Snapchat used to be a simple app where you took a picture, sent it to a friend and then it disappeared.
However, currently it serves as a messaging app, a video sharing app and a news app. It is also renowned for its face-swapping dog-masking revolution in online communications.
But the question arises and plagues the minds of many of whether it is indecent and are children being put at risk due to the content that is provided on there.
An interesting lawsuit finds itself at the centre of these questions.
The main focus of the lawsuit is on the Discover function of Snapchat, where publishers are falling over themselves to be seen.
Content comes from Daily Mail, Vice, Buzzfeed and many others, exclusively made for Snapchat. Users are exceedingly encouraged to swipe through stories and watch videos from many of the publications.
Explicit stories such as “10 things he thinks when he can’t make you orgasm” from Cosmopolitan magazine is just one example that was given in the lawsuit, among many others.
The complaint argues that Snapchat is constantly pushing content like this without any caution or thought over the age of the user.
The lawsuit, filed by John Doe, a 14-year-old from Los Angeles said: “Millions of parents in the United States today are unaware that Snapchat is curating and publishing this profoundly sexual and offensive content to their children.”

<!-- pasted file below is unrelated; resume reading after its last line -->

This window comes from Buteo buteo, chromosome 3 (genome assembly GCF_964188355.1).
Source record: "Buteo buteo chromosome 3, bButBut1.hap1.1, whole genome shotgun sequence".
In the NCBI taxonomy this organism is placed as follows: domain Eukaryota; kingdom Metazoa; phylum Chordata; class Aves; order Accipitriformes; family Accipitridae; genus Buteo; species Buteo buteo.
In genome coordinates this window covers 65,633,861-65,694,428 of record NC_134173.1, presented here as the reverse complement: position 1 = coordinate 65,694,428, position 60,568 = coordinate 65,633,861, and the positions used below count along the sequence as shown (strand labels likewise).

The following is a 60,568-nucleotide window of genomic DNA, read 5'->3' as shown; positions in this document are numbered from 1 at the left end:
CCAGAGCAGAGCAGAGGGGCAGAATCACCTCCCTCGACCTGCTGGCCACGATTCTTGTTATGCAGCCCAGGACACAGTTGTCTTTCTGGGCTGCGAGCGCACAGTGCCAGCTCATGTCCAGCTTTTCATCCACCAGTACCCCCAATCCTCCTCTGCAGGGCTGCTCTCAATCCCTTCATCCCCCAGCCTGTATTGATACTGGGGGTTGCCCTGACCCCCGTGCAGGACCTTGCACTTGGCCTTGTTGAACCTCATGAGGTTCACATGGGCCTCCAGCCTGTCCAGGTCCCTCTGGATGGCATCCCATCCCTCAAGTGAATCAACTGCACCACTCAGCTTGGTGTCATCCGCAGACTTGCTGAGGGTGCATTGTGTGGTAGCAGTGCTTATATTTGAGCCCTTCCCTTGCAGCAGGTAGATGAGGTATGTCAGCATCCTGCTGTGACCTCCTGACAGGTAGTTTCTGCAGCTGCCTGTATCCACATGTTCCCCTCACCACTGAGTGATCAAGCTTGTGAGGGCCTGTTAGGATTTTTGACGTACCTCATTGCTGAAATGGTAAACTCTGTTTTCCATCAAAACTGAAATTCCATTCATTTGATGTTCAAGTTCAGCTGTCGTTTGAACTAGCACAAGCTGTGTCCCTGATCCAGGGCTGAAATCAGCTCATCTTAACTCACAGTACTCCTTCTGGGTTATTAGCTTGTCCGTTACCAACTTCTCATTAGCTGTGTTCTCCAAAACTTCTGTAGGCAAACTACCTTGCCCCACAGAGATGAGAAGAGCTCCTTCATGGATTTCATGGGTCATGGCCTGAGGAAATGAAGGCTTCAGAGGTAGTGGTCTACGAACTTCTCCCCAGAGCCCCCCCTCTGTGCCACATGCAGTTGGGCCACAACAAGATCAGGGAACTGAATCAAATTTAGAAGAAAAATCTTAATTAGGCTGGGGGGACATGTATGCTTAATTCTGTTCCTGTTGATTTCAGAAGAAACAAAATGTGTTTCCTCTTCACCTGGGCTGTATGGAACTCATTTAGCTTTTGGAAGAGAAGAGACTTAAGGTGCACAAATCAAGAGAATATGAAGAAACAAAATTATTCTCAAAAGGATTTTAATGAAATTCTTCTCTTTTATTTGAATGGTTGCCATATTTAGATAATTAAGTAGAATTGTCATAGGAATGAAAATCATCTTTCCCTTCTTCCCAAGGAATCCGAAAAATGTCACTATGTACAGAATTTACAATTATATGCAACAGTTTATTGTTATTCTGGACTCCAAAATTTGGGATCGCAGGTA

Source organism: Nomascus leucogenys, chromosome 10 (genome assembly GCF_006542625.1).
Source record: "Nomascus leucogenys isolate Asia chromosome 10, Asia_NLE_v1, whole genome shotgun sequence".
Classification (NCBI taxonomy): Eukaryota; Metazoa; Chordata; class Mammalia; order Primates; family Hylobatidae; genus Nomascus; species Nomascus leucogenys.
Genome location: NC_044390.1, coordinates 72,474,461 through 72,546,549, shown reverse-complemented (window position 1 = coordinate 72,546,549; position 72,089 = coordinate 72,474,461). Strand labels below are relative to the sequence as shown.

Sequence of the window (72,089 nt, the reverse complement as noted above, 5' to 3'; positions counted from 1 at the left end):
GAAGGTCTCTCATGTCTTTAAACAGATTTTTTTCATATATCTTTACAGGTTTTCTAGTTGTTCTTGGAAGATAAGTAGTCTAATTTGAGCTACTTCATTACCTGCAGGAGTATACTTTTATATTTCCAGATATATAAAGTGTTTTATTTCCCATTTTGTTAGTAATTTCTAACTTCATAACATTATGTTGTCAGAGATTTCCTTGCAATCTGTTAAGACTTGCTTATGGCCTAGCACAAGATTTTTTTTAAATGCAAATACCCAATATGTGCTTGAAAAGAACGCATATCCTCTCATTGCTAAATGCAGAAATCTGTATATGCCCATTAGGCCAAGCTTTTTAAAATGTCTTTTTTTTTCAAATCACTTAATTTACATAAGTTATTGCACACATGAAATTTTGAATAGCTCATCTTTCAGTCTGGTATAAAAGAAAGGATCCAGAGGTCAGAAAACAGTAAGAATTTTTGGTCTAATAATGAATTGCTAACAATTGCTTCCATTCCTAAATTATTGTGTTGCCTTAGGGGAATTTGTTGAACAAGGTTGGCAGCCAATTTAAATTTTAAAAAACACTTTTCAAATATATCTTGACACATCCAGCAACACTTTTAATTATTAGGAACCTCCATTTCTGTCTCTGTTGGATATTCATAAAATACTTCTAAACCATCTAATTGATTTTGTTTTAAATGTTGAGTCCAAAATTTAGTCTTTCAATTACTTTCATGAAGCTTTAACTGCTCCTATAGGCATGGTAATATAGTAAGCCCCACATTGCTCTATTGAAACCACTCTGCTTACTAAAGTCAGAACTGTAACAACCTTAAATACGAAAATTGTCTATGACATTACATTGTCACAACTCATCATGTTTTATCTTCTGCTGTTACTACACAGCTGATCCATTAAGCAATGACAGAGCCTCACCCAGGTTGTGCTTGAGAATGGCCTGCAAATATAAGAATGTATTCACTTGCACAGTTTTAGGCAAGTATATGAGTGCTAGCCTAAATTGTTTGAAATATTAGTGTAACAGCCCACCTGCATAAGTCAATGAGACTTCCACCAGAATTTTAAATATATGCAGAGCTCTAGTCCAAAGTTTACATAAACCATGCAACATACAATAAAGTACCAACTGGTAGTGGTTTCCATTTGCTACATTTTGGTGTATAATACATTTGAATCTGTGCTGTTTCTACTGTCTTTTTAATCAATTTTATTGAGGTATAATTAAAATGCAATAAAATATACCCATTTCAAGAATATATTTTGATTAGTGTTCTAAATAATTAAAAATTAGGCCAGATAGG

The teenager has been made anonymous by State Law however we know that he has “good grades”.
Snapchat released a brief statement.
“We are sorry if people were offended,” a spokesman wrote in an email.
“Our Discover partners have editorial independence, which is something that we support.”
The old publisher/platform debate is familiar territory when it comes to controversy for social networks as it provides them a highly effective defence where users post material that upsets people.
The defence basically says that what publications on Snapchat do it up to them and has nothing to do with Snapchat itself.
However, Ben Meiselas, an attorney with Geragos and Geragos, argues that this shouldn’t be the case here.
“Snapchat’s tentacles are all over this content,” he said.
“The layout, its format, what’s presented on a day-to-day basis – Snapchat is not a passive observer of this content.”
He pointed out the way Snapchat described Discover when it initially launched the feature in January 2015.
“It’s the result of collaboration with world-class leaders in media to build a storytelling format that puts the narrative first,” the company said.
“This is not social media.”
Mr Meiselas argues that it is the collaboration that makes Snapchat responsible.
“It’s not about censorship.” Mr Meiselas said.
“When you target minors the way Snapchat does, you have certain obligations to children and parents when you open the door to this exclusive club that’s curated by Snapchat.
“It’s not an attack that could be enjoyed by an adult audience. This isn’t attacking content providers, it’s not attacking the freedom of the press.”
The lawsuit is demanded $50,000 per desecration.
A win for 14-year-old John Doe could make way for several Snapchat users to be compensated. This will come at a huge cost to Snapchat, to both its pocket and reputation, if they lose.